- Humility. The humble approach uses no tricks when relating to others. In fact, according to the authors of this study, humility is the oil that greases our social relationships and facilitates them. Therefore, being humble brings harmony to every relationship.
If temperance acts as a mediator in our relationships, this will also be due to the exercise of patience. The attitude of living in the here and now, directing the gaze and the heart towards what’s relevant in each circumstance, is the key to well-being.
Mastering the art of patience allows you to cushion the weight of stress and the itch of “I want it now”. This allows your relationships to flow in a more rewarding way.
The tempered mind, the self-control guided approach
You might ask why self-control is so important for your psychological well-being. It’s for several reasons. The first, and most obvious, is so you don’t regret anything you do. The second, to live in harmony in your environment and in each situation, adapting better to each circumstance.
Let’s think about it. The person with adequate temperance is the one who manages to regulate their emotions and impulses to promote more effective behaviors. They can discipline their mind to successfully conquer any proposed objective. Who wouldn’t want something like that?
Temperance, the best ally of intelligence
Although temperance was included in the manual of human virtues defined by Seligman (exponent of positive psychology), it’s also integrated into another approach. This is the so-called second wave of positive psychology.
This is a perspective initiated by the psychologists Itai Ivtzan, Tim Lomas, and Kate Hefferon. They open up a new approach, a new vision to remind us of something rather obvious. The fact that life has some extremely dark parts and you can’t always run away from them. Indeed, sometimes you’re forced to go through dark tunnels, hollows, and winding roads.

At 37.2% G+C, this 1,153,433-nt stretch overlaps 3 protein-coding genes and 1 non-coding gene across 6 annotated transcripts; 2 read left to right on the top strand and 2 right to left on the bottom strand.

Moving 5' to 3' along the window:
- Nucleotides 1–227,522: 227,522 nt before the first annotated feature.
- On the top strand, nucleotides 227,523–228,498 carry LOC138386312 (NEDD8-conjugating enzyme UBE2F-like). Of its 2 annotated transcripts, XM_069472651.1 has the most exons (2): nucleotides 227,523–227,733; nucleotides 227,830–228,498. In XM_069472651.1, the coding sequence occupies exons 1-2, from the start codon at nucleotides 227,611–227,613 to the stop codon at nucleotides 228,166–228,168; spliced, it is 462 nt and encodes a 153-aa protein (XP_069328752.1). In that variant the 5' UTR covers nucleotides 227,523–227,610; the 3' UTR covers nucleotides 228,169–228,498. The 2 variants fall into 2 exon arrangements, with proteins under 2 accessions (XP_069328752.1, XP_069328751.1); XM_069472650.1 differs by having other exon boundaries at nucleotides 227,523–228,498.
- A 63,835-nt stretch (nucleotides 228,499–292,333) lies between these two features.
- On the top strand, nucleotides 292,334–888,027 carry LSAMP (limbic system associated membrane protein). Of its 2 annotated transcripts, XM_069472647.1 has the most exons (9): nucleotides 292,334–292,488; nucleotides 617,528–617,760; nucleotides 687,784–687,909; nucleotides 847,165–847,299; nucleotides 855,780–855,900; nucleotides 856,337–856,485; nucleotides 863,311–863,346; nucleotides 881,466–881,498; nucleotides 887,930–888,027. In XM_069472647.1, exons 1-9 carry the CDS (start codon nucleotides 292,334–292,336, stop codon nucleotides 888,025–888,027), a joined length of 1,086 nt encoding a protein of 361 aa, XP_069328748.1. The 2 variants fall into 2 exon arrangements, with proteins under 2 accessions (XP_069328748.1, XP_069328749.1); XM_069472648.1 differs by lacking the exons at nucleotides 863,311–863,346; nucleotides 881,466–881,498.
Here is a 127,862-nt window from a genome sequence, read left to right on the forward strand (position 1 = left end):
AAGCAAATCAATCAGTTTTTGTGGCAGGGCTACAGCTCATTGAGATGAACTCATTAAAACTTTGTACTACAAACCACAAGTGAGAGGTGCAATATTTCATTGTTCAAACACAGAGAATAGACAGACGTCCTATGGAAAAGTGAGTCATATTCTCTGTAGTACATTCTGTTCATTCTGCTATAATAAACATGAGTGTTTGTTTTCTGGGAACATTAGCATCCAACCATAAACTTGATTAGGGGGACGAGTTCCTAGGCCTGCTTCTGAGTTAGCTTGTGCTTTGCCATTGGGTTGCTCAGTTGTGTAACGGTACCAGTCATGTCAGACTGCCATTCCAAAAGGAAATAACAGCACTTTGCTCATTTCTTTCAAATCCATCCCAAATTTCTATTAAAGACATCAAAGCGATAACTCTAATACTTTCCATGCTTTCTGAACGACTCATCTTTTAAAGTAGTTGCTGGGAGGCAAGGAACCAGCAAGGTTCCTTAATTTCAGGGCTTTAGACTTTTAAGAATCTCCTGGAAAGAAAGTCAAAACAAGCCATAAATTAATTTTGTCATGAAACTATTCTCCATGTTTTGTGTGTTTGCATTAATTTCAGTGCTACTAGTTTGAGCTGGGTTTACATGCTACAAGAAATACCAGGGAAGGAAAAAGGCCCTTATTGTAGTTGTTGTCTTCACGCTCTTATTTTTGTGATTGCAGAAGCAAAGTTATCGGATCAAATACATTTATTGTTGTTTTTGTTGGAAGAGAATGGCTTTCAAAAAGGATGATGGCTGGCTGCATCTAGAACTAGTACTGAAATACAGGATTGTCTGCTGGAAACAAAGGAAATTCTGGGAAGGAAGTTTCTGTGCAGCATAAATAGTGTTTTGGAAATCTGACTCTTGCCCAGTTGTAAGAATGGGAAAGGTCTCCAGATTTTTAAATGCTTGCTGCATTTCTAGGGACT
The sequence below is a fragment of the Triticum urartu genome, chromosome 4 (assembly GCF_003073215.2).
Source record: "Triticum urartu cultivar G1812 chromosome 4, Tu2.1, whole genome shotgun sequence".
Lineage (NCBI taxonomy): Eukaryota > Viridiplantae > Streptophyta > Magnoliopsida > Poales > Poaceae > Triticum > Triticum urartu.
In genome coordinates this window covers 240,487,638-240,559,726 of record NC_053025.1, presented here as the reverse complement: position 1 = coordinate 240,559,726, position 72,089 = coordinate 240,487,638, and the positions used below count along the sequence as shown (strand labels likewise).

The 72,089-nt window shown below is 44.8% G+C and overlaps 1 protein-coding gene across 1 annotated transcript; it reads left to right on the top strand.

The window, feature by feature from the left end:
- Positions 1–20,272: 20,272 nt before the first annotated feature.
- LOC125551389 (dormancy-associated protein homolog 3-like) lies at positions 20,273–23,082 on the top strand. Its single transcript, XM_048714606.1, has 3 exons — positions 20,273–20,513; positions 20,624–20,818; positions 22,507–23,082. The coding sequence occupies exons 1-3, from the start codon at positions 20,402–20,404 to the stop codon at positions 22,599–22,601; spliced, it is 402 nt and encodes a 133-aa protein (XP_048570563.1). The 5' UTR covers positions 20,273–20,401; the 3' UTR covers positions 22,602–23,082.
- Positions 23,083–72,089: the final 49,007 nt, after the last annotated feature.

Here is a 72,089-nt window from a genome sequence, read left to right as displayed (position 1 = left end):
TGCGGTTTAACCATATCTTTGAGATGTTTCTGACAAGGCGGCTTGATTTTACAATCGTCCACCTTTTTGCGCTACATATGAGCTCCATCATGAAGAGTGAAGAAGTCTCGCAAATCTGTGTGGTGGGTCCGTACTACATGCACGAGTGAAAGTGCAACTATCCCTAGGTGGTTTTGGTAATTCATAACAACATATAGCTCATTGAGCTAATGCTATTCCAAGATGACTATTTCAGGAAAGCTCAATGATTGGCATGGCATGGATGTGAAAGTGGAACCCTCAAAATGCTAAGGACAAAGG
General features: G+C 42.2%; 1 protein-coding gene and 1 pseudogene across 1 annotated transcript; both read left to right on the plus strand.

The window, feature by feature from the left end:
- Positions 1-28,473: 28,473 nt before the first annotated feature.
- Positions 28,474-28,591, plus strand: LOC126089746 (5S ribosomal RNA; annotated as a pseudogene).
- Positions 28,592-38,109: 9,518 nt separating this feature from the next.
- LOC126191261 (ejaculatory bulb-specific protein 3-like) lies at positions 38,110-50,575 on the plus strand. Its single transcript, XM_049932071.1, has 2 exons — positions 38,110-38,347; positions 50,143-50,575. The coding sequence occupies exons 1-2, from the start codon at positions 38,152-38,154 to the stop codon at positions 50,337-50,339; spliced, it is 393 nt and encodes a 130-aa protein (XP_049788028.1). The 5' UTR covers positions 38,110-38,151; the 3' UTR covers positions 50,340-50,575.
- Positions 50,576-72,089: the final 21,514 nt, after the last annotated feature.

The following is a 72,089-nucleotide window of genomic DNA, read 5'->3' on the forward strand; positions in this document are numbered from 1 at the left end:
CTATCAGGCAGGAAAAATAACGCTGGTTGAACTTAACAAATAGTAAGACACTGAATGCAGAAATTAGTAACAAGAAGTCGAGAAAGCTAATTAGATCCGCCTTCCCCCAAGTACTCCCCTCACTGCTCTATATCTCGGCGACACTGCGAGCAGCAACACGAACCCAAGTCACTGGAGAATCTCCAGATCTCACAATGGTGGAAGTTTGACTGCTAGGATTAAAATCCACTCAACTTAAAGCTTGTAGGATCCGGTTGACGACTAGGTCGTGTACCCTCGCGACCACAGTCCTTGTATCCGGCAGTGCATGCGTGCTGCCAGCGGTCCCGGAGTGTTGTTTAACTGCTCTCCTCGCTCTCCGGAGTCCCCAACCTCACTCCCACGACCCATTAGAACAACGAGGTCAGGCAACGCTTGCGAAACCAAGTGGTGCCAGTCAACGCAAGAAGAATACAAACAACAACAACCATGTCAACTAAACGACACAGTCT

Temperance is a great companion in those gloomy days. In fact, it’s the best ally to your intelligence because it gives you serenity, perspective, and calm. You’re measured, so you can make better decisions. You have clarity, to see things more clearly. There’s light to guide you along the way without the need to rush. Finally, there’s self-control to control your impulses, emotions, and frustrations.
Make a start today on developing temperance, and eventually, it’ll prove to be your best virtue.It might interest you...
All cited sources were thoroughly reviewed by our team to ensure their quality, reliability, currency, and validity. The bibliography of this article was considered reliable and of academic or scientific accuracy.
- Bollinger, R. A. (2018). Reflections on and future directions in humility and forgiveness research. Res. Hum. Dev. 15, 88–93. doi: 10.1080/15427609.2017.1411745
- Collins, D., McAnnally-Linz, R., and Rosa, R. C. (2020). The Joy of Humility: The Beginning and End of Virtues. United States: Baylor University Press.
- Ivtzan, I., Lomas, T., Hefferon, K., and Worth, P. (2016). Second Wave Positive Psychology: Embracing the Dark Side of Life. United Kingdom: Routledge.
- Worthington EL Jr and van Zyl LE (2021) The Future of Evidence-Based Temperance Interventions. Front. Psychol. 12:707598